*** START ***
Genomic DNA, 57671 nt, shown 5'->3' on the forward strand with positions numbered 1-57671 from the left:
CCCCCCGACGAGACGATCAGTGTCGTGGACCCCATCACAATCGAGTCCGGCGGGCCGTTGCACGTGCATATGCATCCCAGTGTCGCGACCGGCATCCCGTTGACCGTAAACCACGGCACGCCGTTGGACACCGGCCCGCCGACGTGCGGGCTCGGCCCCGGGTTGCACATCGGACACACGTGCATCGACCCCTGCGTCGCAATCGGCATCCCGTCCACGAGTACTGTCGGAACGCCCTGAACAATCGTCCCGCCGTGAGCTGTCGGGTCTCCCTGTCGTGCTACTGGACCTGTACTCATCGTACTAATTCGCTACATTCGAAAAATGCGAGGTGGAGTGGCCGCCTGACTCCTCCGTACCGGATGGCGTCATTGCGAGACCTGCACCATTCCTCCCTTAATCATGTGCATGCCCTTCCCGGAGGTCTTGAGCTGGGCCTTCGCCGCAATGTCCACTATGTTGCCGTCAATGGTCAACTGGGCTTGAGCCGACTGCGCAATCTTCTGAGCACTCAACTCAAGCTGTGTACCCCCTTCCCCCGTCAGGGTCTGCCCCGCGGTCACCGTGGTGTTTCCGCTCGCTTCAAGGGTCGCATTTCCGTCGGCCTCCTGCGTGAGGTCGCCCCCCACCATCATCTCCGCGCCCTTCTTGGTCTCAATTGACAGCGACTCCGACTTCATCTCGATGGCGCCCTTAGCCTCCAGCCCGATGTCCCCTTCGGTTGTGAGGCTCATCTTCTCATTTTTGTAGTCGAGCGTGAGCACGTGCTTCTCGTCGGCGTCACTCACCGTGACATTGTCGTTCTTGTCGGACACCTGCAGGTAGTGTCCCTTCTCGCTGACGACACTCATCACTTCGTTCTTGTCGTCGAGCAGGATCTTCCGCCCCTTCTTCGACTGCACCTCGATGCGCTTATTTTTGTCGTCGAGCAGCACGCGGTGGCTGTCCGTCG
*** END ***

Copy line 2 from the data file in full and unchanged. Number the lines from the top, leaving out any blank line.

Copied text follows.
CCCCCCGACGAGACGATCAGTGTCGTGGACCCCATCACAATCGAGTCCGGCGGGCCGTTGCACGTGCATATGCATCCCAGTGTCGCGACCGGCATCCCGTTGACCGTAAACCACGGCACGCCGTTGGACACCGGCCCGCCGACGTGCGGGCTCGGCCCCGGGTTGCACATCGGACACACGTGCATCGACCCCTGCGTCGCAATCGGCATCCCGTCCACGAGTACTGTCGGAACGCCCTGAACAATCGTCCCGCCGTGAGCTGTCGGGTCTCCCTGTCGTGCTACTGGACCTGTACTCATCGTACTAATTCGCTACATTCGAAAAATGCGAGGTGGAGTGGCCGCCTGACTCCTCCGTACCGGATGGCGTCATTGCGAGACCTGCACCATTCCTCCCTTAATCATGTGCATGCCCTTCCCGGAGGTCTTGAGCTGGGCCTTCGCCGCAATGTCCACTATGTTGCCGTCAATGGTCAACTGGGCTTGAGCCGACTGCGCAATCTTCTGAGCACTCAACTCAAGCTGTGTACCCCCTTCCCCCGTCAGGGTCTGCCCCGCGGTCACCGTGGTGTTTCCGCTCGCTTCAAGGGTCGCATTTCCGTCGGCCTCCTGCGTGAGGTCGCCCCCCACCATCATCTCCGCGCCCTTCTTGGTCTCAATTGACAGCGACTCCGACTTCATCTCGATGGCGCCCTTAGCCTCCAGCCCGATGTCCCCTTCGGTTGTGAGGCTCATCTTCTCATTTTTGTAGTCGAGCGTGAGCACGTGCTTCTCGTCGGCGTCACTCACCGTGACATTGTCGTTCTTGTCGGACACCTGCAGGTAGTGTCCCTTCTCGCTGACGACACTCATCACTTCGTTCTTGTCGTCGAGCAGGATCTTCCGCCCCTTCTTCGACTGCACCTCGATGCGCTTATTTTTGTCGTCGAGCAGCACGCGGTGGCTGTCCGTCG